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Cancer Awareness and Prevention

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Explaining prostate cancer exams

Every three minutes a man is diagnosed with prostate cancer. In fact, the disease is so common that one in nine men will be diagnosed with prostate cancer during his lifetime. Fortunately, men have lots of tools at their disposal, including prostate cancer screenings, that can help them find prostate cancer in its earliest, most treatable stages.

The discussion surrounding prostate cancer screenings has changed in recent years. Whereas such screenings were once recommended for all men once they reached a certain age, the American Cancer Society now advises men to gather as much information as they can, including speaking with their physicians about the uncertainties and risks as well as the potential benefits of screenings, before making their decisions on their own.

There are two types of prostate exams that men can discuss with their physicians. The Prostate Cancer Foundation recommends men begin these discussions around the time they turn 50, or earlier for men with a family history of prostate cancer.

• DRE: During a digital rectal exam, or DRE, a doctor will lubricate a gloved finger and insert it into a patient's rectum. The prostate is just in front of the rectum, and the DRE will let a doctor know if the prostate is enlarged or in irregular shape. Many men find the DRE uncomfortable, but the exam is brief and should not be painful.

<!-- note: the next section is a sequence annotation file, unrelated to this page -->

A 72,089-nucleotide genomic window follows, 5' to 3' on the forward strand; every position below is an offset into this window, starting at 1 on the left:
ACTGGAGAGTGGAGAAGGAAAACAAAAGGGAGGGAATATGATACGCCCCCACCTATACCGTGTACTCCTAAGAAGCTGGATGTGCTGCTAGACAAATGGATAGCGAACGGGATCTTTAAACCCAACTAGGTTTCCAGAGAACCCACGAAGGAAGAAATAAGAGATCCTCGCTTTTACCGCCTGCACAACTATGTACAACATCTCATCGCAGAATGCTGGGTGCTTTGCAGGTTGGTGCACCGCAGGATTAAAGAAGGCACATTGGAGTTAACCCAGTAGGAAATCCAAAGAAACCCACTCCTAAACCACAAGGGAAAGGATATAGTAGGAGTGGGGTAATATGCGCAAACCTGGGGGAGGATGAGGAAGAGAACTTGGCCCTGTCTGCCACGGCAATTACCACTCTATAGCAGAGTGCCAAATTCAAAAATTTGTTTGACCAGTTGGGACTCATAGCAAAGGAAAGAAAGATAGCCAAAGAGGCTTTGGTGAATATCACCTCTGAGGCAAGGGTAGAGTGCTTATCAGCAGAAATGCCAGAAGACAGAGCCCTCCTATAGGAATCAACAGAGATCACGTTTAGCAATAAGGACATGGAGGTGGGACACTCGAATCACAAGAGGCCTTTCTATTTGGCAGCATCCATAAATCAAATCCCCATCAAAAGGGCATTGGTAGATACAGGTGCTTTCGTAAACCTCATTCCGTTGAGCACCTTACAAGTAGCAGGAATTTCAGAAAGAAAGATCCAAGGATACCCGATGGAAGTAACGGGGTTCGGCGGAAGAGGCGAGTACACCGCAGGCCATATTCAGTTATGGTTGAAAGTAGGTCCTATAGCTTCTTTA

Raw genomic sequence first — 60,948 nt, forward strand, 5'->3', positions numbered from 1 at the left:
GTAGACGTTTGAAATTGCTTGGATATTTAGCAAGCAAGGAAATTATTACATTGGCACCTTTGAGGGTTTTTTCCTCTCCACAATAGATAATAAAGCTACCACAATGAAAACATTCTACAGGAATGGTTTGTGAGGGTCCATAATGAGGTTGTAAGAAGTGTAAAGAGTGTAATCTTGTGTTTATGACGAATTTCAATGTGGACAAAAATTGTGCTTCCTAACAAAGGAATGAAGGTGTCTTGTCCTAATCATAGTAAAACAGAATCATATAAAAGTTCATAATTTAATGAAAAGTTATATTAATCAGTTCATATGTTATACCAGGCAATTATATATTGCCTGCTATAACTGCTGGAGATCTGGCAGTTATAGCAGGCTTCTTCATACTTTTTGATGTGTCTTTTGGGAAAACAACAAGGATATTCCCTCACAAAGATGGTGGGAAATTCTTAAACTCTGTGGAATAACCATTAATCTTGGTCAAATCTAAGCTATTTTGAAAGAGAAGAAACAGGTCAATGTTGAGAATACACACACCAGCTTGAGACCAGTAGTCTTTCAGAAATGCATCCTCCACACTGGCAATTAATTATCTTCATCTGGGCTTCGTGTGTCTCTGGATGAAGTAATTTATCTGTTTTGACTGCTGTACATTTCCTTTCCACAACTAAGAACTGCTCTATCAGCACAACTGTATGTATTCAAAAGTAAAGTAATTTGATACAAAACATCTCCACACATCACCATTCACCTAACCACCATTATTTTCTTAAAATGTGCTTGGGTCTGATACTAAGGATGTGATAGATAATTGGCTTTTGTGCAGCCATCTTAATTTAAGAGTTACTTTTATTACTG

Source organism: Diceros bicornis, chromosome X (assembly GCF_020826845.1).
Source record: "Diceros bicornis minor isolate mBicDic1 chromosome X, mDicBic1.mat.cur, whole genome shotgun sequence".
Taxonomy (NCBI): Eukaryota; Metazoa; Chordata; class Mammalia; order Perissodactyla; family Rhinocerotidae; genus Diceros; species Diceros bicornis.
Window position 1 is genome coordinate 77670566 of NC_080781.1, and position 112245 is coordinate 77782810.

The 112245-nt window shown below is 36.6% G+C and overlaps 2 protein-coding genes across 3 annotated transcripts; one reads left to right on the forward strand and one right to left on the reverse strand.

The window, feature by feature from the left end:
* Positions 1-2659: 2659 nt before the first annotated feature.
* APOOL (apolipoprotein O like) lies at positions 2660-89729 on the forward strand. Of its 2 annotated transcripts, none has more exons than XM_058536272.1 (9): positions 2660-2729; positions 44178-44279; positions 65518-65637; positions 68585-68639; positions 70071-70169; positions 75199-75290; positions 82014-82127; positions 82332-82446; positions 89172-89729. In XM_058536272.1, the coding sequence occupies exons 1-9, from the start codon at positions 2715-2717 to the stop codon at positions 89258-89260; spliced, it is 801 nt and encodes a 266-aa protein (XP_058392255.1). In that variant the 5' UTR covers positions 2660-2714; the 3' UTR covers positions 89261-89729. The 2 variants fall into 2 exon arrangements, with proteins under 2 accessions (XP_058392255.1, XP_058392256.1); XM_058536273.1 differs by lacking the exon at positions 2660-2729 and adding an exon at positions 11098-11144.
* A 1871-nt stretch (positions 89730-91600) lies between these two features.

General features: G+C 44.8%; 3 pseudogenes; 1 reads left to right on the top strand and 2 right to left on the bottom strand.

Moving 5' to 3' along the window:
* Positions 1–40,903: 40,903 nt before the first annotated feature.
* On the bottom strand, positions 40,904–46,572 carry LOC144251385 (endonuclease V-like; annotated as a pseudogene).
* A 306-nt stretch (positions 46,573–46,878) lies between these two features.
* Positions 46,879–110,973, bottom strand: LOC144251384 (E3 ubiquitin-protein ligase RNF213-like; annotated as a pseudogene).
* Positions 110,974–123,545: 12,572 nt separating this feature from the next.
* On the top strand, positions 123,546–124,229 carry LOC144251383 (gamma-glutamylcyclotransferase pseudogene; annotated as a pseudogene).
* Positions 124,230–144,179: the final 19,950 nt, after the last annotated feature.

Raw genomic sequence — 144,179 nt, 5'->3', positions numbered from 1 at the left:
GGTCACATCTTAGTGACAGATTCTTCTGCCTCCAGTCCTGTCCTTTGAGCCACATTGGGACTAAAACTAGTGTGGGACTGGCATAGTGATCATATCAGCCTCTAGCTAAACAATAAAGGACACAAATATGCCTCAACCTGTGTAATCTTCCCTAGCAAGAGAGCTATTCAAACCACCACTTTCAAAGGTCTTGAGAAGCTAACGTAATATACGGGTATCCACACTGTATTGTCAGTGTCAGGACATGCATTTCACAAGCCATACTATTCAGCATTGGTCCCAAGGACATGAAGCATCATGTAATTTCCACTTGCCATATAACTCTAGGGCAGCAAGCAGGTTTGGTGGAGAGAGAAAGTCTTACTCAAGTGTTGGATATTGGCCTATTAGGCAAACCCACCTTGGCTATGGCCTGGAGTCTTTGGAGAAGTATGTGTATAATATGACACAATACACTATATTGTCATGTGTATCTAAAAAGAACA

• PSA test: The PSA test is a blood test that measures the level of prostate-specific antigen, or PSA, in the blood. PSA is a protein that's naturally produced by the prostate. Rising PSA levels are often one of the first signs of prostate cancer. However, the PCF notes that abnormally high PSA levels are not necessarily indicative of prostate cancer. So in order to fully evaluate the results of a PSA test, doctors will consider a patient's age, the size of his prostate, previous PSA test results, and the patient's medical history, including past and current medication use.

If test results show an irregularity or indicate an enlarged prostate, doctors may recommend repeating the tests after an interval of time. That's because an enlarged prostate is not always indicative of prostate cancer, and sometimes it may just be symptomatic of a temporary condition that goes away before the next exam. If there are no causes for concern after an exam, doctors may advise repeating the tests at regular intervals of one to two years.

There are risks associated with prostate cancer screenings, and men should discuss these risks with their physicians and their families. More information is available at www.pcf.org.

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